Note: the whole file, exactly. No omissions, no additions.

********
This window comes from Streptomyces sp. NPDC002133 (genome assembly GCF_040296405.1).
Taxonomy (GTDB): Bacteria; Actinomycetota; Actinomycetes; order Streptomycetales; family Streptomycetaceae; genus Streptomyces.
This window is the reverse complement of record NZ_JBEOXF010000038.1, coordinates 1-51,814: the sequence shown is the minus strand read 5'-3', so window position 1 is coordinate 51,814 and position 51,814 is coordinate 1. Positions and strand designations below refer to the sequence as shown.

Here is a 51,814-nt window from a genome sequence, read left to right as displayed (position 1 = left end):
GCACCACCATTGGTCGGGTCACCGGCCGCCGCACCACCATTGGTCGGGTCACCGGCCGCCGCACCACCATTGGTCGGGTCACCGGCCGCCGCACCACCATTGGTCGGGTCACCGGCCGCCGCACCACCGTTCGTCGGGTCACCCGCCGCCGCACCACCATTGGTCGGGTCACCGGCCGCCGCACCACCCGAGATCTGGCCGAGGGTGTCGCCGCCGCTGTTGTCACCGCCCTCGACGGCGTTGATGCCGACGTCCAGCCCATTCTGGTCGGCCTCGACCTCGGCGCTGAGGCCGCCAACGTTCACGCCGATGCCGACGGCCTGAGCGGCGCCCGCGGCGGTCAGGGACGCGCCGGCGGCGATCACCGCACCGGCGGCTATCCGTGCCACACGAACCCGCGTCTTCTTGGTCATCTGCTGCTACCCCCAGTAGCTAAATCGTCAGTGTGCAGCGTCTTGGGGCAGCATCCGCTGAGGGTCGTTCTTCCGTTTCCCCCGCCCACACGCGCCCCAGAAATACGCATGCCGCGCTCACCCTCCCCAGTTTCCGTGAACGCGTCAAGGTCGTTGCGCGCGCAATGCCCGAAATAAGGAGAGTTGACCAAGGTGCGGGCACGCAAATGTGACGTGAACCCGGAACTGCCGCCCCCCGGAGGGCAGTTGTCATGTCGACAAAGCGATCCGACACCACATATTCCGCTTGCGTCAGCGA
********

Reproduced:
This window comes from Streptomyces sp. NPDC002133 (genome assembly GCF_040296405.1).
Taxonomy (GTDB): Bacteria; Actinomycetota; Actinomycetes; order Streptomycetales; family Streptomycetaceae; genus Streptomyces.
This window is the reverse complement of record NZ_JBEOXF010000038.1, coordinates 1-51,814: the sequence shown is the minus strand read 5'-3', so window position 1 is coordinate 51,814 and position 51,814 is coordinate 1. Positions and strand designations below refer to the sequence as shown.

Here is a 51,814-nt window from a genome sequence, read left to right as displayed (position 1 = left end):
GCACCACCATTGGTCGGGTCACCGGCCGCCGCACCACCATTGGTCGGGTCACCGGCCGCCGCACCACCATTGGTCGGGTCACCGGCCGCCGCACCACCATTGGTCGGGTCACCGGCCGCCGCACCACCGTTCGTCGGGTCACCCGCCGCCGCACCACCATTGGTCGGGTCACCGGCCGCCGCACCACCCGAGATCTGGCCGAGGGTGTCGCCGCCGCTGTTGTCACCGCCCTCGACGGCGTTGATGCCGACGTCCAGCCCATTCTGGTCGGCCTCGACCTCGGCGCTGAGGCCGCCAACGTTCACGCCGATGCCGACGGCCTGAGCGGCGCCCGCGGCGGTCAGGGACGCGCCGGCGGCGATCACCGCACCGGCGGCTATCCGTGCCACACGAACCCGCGTCTTCTTGGTCATCTGCTGCTACCCCCAGTAGCTAAATCGTCAGTGTGCAGCGTCTTGGGGCAGCATCCGCTGAGGGTCGTTCTTCCGTTTCCCCCGCCCACACGCGCCCCAGAAATACGCATGCCGCGCTCACCCTCCCCAGTTTCCGTGAACGCGTCAAGGTCGTTGCGCGCGCAATGCCCGAAATAAGGAGAGTTGACCAAGGTGCGGGCACGCAAATGTGACGTGAACCCGGAACTGCCGCCCCCCGGAGGGCAGTTGTCATGTCGACAAAGCGATCCGACACCACATATTCCGCTTGCGTCAGCGA